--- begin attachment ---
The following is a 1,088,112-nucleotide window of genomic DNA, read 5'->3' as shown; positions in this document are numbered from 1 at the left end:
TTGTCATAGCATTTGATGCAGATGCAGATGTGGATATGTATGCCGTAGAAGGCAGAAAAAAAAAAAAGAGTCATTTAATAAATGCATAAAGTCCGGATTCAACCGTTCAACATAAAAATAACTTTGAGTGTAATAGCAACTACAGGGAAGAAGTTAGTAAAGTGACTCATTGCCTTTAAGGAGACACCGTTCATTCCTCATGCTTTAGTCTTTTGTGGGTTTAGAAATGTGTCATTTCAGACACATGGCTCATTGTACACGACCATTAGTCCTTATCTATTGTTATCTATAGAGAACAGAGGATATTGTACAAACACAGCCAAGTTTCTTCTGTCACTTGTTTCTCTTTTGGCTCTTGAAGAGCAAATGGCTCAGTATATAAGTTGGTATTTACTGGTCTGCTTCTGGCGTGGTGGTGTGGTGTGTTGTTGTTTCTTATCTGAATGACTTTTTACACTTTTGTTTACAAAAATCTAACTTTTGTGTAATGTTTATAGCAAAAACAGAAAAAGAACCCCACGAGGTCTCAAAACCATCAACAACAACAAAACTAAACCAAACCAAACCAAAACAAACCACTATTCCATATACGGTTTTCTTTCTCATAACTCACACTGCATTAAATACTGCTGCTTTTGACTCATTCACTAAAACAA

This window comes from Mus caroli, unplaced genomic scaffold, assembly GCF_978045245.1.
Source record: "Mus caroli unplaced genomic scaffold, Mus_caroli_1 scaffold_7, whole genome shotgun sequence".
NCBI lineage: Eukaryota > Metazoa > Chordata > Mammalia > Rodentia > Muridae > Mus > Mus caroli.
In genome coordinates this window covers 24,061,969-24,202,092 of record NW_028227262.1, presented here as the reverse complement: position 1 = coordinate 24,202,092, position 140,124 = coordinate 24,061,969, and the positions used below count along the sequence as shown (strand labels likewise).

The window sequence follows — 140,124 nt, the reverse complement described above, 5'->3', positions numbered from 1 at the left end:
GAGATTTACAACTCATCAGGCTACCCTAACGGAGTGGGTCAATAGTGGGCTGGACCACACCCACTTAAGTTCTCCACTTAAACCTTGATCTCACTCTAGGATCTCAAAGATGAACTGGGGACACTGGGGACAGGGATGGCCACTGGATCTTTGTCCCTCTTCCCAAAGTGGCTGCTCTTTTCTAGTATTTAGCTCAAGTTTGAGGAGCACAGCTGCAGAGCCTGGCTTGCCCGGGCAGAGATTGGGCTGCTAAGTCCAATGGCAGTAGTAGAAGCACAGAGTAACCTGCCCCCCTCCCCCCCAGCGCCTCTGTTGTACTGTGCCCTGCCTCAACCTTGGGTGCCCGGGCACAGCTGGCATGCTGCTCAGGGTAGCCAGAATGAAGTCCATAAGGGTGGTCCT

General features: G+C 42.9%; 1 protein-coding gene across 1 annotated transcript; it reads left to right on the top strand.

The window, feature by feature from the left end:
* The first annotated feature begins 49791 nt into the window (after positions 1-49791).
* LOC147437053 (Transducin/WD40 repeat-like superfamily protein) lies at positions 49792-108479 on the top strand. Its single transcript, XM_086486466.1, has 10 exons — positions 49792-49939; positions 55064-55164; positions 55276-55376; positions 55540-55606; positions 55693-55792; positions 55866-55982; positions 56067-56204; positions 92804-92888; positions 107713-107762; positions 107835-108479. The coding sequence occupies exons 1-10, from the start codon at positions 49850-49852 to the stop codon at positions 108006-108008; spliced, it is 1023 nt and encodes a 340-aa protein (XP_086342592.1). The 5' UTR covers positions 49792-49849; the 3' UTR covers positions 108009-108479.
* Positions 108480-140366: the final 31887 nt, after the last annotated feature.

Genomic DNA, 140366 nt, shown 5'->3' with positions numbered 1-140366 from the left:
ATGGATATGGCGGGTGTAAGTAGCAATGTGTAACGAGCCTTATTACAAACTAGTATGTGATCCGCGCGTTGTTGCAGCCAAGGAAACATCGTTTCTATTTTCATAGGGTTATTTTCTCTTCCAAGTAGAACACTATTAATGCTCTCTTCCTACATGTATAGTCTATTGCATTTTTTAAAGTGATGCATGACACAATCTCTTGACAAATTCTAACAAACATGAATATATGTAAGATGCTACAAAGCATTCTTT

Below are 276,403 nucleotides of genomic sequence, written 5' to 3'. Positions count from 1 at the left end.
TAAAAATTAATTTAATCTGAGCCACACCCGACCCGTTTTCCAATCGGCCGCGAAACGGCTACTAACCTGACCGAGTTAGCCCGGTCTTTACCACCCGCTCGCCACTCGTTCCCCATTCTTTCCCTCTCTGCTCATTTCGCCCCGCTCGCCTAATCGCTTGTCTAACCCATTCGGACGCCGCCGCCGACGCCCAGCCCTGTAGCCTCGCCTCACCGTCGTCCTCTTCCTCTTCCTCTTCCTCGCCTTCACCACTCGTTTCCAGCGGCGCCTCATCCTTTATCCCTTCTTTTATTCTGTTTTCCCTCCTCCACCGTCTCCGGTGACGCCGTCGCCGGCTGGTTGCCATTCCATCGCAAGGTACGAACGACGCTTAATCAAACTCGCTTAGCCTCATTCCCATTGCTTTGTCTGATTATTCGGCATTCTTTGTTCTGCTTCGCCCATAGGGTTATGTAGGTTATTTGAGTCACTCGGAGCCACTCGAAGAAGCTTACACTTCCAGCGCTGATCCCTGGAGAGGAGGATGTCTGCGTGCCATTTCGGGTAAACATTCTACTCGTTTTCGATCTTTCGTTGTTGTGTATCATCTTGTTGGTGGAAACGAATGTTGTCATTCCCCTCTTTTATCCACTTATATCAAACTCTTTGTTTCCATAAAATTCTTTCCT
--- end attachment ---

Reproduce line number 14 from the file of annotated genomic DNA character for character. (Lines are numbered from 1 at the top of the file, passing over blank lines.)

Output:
Genomic DNA, 140366 nt, shown 5'->3' with positions numbered 1-140366 from the left: